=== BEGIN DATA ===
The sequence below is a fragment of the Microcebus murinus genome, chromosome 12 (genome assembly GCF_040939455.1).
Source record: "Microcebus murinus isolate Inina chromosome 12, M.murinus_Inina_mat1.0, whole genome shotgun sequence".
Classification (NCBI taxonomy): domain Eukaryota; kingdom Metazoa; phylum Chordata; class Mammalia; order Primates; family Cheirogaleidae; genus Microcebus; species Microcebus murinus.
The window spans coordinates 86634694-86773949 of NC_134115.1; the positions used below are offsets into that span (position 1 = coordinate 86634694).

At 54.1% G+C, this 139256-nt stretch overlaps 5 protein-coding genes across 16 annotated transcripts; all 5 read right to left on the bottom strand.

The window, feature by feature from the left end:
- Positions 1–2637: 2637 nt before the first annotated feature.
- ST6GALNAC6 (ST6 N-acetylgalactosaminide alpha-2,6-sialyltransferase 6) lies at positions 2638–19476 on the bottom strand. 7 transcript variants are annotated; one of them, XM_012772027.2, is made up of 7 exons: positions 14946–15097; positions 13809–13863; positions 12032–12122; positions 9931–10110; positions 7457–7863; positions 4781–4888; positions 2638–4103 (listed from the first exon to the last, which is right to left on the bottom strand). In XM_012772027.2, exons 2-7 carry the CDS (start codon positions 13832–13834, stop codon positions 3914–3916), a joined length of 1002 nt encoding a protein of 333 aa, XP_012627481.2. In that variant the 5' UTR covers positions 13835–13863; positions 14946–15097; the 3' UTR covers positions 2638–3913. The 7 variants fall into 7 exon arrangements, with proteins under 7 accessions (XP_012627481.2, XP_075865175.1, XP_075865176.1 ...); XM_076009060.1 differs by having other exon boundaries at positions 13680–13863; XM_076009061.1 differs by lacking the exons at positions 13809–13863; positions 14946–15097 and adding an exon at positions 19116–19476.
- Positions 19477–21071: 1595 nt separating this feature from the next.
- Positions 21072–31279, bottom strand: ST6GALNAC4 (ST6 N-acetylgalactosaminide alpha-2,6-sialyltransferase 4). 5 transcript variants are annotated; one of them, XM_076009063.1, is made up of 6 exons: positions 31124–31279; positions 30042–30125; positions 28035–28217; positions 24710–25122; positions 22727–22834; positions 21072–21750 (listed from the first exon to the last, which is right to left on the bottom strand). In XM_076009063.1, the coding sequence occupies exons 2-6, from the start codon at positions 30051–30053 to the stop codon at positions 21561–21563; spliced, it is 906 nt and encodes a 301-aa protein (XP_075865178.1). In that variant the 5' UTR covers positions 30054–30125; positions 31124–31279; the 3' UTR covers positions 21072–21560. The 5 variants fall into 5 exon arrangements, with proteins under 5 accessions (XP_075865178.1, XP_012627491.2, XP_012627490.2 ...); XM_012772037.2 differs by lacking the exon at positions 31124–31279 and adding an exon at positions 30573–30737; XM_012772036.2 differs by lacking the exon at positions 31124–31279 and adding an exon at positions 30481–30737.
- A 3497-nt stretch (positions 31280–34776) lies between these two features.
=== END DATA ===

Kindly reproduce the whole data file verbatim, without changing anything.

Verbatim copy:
The sequence below is a fragment of the Microcebus murinus genome, chromosome 12 (genome assembly GCF_040939455.1).
Source record: "Microcebus murinus isolate Inina chromosome 12, M.murinus_Inina_mat1.0, whole genome shotgun sequence".
Classification (NCBI taxonomy): domain Eukaryota; kingdom Metazoa; phylum Chordata; class Mammalia; order Primates; family Cheirogaleidae; genus Microcebus; species Microcebus murinus.
The window spans coordinates 86634694-86773949 of NC_134115.1; the positions used below are offsets into that span (position 1 = coordinate 86634694).

At 54.1% G+C, this 139256-nt stretch overlaps 5 protein-coding genes across 16 annotated transcripts; all 5 read right to left on the bottom strand.

The window, feature by feature from the left end:
- Positions 1–2637: 2637 nt before the first annotated feature.
- ST6GALNAC6 (ST6 N-acetylgalactosaminide alpha-2,6-sialyltransferase 6) lies at positions 2638–19476 on the bottom strand. 7 transcript variants are annotated; one of them, XM_012772027.2, is made up of 7 exons: positions 14946–15097; positions 13809–13863; positions 12032–12122; positions 9931–10110; positions 7457–7863; positions 4781–4888; positions 2638–4103 (listed from the first exon to the last, which is right to left on the bottom strand). In XM_012772027.2, exons 2-7 carry the CDS (start codon positions 13832–13834, stop codon positions 3914–3916), a joined length of 1002 nt encoding a protein of 333 aa, XP_012627481.2. In that variant the 5' UTR covers positions 13835–13863; positions 14946–15097; the 3' UTR covers positions 2638–3913. The 7 variants fall into 7 exon arrangements, with proteins under 7 accessions (XP_012627481.2, XP_075865175.1, XP_075865176.1 ...); XM_076009060.1 differs by having other exon boundaries at positions 13680–13863; XM_076009061.1 differs by lacking the exons at positions 13809–13863; positions 14946–15097 and adding an exon at positions 19116–19476.
- Positions 19477–21071: 1595 nt separating this feature from the next.
- Positions 21072–31279, bottom strand: ST6GALNAC4 (ST6 N-acetylgalactosaminide alpha-2,6-sialyltransferase 4). 5 transcript variants are annotated; one of them, XM_076009063.1, is made up of 6 exons: positions 31124–31279; positions 30042–30125; positions 28035–28217; positions 24710–25122; positions 22727–22834; positions 21072–21750 (listed from the first exon to the last, which is right to left on the bottom strand). In XM_076009063.1, the coding sequence occupies exons 2-6, from the start codon at positions 30051–30053 to the stop codon at positions 21561–21563; spliced, it is 906 nt and encodes a 301-aa protein (XP_075865178.1). In that variant the 5' UTR covers positions 30054–30125; positions 31124–31279; the 3' UTR covers positions 21072–21560. The 5 variants fall into 5 exon arrangements, with proteins under 5 accessions (XP_075865178.1, XP_012627491.2, XP_012627490.2 ...); XM_012772037.2 differs by lacking the exon at positions 31124–31279 and adding an exon at positions 30573–30737; XM_012772036.2 differs by lacking the exon at positions 31124–31279 and adding an exon at positions 30481–30737.
- A 3497-nt stretch (positions 31280–34776) lies between these two features.